How people actually celebrate Cinco de Mayo in Mexico

In America, Cinco de Mayo has become an excuse to eat Mexican food and drink margaritas.

But in Mexico, it’s celebrated a bit differently.

The holiday actually commemorates a military victory, when Mexico defeated the French in 1862. And instead of being celebrated across the country, the only place that really celebrates the holiday is Puebla, where the battle actually took place.

From historical reenactments and parades to mouthwatering meals, here’s what you’ll see happening in Mexico on May 5th.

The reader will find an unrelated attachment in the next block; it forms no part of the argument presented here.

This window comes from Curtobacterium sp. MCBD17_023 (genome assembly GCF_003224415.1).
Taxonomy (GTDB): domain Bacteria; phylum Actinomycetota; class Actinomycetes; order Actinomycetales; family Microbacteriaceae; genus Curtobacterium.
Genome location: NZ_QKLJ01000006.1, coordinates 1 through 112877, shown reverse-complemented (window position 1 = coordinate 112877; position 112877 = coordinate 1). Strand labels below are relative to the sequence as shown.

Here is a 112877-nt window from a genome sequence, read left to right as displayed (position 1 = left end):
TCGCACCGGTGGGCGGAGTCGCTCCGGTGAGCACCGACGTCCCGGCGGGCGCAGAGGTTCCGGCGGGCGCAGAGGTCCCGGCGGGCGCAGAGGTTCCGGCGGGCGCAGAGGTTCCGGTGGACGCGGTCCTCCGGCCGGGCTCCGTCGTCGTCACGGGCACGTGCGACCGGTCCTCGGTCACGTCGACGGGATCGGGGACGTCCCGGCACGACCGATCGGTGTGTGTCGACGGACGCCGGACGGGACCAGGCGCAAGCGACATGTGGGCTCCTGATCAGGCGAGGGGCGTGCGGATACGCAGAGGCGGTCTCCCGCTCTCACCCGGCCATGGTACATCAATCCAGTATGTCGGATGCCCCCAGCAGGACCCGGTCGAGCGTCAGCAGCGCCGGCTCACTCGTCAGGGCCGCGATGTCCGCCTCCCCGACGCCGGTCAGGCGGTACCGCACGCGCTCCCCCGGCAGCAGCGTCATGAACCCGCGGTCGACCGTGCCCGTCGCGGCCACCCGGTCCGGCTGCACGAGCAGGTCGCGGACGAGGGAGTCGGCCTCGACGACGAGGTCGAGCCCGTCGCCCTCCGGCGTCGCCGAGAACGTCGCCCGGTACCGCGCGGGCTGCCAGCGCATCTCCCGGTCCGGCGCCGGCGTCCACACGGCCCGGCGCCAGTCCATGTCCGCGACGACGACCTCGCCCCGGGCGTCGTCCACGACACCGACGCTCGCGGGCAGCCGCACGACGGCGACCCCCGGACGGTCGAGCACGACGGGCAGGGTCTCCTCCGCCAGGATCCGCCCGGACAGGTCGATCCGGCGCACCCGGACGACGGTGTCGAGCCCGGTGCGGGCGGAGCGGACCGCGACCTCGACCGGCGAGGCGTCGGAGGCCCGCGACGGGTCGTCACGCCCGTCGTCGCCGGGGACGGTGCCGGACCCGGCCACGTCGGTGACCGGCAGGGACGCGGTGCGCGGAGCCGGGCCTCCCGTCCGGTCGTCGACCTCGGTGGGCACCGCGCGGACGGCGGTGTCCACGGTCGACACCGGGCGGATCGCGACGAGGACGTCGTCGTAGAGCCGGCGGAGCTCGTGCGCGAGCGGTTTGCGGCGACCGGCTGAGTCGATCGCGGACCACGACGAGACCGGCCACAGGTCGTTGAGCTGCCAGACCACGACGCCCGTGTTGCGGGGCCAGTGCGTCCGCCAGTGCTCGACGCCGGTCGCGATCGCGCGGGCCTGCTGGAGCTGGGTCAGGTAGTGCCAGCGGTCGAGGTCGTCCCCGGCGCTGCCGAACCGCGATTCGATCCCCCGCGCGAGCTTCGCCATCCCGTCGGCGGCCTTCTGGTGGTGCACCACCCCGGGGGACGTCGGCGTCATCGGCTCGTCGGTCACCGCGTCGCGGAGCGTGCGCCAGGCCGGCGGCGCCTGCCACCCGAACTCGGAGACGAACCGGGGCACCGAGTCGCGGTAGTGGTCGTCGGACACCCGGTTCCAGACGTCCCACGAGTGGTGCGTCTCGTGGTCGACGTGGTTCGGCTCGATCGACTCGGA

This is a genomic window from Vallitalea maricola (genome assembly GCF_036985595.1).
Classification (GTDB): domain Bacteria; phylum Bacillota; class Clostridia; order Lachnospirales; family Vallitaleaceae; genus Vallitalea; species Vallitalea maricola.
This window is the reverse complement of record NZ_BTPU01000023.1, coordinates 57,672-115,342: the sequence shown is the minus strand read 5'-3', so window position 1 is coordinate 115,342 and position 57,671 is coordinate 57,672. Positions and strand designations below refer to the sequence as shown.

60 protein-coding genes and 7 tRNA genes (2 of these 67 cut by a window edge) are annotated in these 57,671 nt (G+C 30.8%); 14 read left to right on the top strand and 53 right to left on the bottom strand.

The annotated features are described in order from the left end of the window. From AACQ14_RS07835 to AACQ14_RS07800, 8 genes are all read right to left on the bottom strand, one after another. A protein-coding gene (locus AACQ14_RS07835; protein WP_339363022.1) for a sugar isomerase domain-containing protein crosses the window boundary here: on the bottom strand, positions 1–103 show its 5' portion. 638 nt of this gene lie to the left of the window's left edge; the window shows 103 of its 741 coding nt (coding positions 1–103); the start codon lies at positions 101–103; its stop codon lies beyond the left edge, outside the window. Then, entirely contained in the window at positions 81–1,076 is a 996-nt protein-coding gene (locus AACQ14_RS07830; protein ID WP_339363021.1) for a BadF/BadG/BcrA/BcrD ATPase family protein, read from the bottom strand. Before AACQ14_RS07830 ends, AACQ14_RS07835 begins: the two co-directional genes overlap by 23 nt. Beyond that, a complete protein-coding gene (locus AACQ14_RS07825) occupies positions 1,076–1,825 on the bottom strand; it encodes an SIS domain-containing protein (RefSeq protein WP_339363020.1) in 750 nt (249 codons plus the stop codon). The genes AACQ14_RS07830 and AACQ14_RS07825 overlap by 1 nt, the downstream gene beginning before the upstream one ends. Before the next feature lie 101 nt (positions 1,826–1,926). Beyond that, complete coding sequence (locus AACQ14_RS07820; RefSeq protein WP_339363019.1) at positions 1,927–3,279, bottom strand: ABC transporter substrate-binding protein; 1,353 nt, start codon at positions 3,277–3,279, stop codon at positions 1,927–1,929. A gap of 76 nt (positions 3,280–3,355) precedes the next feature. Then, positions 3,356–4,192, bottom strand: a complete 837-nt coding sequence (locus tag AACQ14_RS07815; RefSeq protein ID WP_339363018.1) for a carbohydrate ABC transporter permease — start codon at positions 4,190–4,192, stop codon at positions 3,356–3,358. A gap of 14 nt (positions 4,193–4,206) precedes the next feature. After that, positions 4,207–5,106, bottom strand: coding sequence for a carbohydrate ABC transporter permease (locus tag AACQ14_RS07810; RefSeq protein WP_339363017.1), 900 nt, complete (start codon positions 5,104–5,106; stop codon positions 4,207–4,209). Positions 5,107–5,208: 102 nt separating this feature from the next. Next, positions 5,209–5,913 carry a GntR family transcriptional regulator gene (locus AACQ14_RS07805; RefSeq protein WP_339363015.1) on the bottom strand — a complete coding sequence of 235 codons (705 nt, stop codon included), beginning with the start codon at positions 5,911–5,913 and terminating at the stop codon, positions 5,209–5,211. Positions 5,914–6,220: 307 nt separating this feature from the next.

There's a massive parade in Puebla, where thousands of locals gather and dress as French and Mexican soldiers to reenact the war. After the Mexican troops win, celebrations begin with music, dancing, and food.

There are dozens of brightly-coloured floats in the parade.

Chicken tinga is another iconic dish that's served during Cinco de Mayo. Whether it's served on a plate or in a tortilla, the traditional dish includes chicken cooked in a tomato base and seasoned with onion, garlic, and chipotle peppers in adobo sauce.

Mexico City also hosts a big parade with dancing, singing, and re-enactments. Almost everyone is adorned in long, flowing dresses or traditional Mexican pant suits with a bright sombrero.

Now learn more about the holiday.

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